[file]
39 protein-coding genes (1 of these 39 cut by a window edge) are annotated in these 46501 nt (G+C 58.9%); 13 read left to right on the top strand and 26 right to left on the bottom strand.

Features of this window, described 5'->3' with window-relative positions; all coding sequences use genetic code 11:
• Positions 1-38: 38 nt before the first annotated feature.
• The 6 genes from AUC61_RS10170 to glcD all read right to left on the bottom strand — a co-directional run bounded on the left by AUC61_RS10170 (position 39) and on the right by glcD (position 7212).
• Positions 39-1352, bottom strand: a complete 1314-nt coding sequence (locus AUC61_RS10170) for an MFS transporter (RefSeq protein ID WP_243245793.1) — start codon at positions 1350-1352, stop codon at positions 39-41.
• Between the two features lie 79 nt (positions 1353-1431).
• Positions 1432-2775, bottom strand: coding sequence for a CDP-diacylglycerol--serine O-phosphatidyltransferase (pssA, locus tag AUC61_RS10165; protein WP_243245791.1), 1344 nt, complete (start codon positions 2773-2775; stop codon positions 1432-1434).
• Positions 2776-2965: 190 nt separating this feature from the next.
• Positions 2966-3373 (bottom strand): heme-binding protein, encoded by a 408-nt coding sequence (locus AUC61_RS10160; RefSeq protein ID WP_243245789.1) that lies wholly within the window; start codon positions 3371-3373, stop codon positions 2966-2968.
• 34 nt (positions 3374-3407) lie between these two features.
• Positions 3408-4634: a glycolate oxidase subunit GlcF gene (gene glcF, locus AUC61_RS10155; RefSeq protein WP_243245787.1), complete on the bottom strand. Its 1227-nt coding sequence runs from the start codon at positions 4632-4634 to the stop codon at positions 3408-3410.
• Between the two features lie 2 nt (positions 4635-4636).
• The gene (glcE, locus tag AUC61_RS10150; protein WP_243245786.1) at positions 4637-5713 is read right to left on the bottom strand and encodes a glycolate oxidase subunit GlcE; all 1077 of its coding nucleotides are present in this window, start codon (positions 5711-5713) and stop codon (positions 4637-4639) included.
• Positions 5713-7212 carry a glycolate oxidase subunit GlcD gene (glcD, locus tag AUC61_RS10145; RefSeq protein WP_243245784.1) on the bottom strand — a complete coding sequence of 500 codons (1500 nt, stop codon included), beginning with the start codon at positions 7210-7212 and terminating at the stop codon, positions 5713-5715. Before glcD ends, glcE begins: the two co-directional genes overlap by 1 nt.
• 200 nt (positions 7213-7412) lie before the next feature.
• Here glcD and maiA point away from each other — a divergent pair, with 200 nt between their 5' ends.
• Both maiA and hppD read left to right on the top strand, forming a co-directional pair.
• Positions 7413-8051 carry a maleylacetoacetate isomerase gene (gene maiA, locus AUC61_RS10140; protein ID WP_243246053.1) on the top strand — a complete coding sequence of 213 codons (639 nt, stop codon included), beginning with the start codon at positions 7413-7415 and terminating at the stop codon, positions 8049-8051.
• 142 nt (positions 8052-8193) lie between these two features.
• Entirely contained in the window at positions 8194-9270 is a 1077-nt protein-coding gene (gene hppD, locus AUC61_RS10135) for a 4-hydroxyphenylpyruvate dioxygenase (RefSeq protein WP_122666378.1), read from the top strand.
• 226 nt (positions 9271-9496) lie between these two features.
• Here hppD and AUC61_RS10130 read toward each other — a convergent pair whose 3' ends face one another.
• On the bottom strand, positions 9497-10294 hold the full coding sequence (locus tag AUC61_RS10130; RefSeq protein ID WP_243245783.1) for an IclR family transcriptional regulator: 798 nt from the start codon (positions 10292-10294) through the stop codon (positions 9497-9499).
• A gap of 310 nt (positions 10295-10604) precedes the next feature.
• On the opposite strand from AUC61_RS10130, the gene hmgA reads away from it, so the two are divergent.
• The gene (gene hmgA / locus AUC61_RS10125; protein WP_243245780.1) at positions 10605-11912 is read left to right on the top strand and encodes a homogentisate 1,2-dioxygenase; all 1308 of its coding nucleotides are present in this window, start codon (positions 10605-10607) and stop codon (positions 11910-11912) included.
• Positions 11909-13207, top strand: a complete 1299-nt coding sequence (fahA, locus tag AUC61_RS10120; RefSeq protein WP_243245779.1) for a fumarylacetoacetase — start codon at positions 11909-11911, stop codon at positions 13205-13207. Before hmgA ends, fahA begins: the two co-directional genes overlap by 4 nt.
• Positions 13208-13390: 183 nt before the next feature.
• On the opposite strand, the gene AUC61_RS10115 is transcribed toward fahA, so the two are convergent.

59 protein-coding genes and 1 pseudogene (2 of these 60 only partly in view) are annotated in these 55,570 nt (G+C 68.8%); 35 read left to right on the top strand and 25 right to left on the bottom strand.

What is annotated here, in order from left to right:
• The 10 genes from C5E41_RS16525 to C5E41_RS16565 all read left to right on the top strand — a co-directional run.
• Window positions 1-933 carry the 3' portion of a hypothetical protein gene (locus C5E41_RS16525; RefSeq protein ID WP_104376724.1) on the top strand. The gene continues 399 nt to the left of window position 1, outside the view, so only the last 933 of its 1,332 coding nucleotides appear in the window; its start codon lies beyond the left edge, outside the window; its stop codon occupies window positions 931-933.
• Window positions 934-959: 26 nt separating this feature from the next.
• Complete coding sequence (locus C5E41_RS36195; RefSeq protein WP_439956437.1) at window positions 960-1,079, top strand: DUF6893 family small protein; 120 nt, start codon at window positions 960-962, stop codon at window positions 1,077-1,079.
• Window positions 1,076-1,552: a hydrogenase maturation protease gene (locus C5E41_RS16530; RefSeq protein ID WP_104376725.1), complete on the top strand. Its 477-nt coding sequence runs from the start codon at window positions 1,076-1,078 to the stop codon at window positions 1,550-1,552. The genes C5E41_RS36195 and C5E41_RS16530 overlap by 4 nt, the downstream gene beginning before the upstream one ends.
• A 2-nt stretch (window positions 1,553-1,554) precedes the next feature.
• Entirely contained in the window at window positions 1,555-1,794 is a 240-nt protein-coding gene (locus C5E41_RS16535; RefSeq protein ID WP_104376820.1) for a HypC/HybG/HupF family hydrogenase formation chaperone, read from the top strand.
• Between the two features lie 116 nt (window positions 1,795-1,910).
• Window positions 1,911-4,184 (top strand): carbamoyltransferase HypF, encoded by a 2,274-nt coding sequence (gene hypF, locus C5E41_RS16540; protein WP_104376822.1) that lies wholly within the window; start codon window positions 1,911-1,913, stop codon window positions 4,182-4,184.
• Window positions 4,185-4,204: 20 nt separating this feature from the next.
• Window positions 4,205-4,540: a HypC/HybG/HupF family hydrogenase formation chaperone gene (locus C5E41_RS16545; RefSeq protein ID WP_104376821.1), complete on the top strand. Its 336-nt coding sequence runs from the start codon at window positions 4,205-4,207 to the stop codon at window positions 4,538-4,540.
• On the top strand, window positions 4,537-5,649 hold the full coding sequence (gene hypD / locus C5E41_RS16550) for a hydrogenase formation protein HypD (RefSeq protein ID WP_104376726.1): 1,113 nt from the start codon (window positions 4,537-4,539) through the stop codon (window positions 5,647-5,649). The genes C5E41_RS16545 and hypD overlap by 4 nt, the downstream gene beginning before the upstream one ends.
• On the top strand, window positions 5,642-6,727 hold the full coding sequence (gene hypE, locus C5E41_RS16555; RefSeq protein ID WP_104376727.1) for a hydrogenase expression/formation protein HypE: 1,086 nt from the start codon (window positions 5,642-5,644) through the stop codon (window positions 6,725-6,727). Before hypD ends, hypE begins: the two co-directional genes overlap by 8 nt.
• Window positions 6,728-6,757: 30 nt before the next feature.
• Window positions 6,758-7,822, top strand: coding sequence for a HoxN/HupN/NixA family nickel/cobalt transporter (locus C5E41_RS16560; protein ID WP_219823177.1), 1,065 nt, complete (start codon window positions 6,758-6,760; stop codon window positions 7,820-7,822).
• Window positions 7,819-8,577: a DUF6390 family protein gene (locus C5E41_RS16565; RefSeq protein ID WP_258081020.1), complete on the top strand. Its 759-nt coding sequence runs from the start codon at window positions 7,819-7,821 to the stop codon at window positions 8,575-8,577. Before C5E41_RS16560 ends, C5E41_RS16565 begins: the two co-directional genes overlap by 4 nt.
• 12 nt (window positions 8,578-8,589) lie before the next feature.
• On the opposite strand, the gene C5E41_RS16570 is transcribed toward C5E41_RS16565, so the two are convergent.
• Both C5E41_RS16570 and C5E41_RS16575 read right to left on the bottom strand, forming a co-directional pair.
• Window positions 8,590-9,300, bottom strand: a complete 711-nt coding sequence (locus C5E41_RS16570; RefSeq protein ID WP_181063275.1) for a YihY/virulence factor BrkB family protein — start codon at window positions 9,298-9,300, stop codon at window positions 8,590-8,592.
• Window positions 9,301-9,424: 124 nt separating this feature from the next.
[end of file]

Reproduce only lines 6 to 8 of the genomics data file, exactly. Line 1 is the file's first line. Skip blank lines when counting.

• Between the two features lie 79 nt (positions 1353-1431).
• Positions 1432-2775, bottom strand: coding sequence for a CDP-diacylglycerol--serine O-phosphatidyltransferase (pssA, locus tag AUC61_RS10165; protein WP_243245791.1), 1344 nt, complete (start codon positions 2773-2775; stop codon positions 1432-1434).
• Positions 2776-2965: 190 nt separating this feature from the next.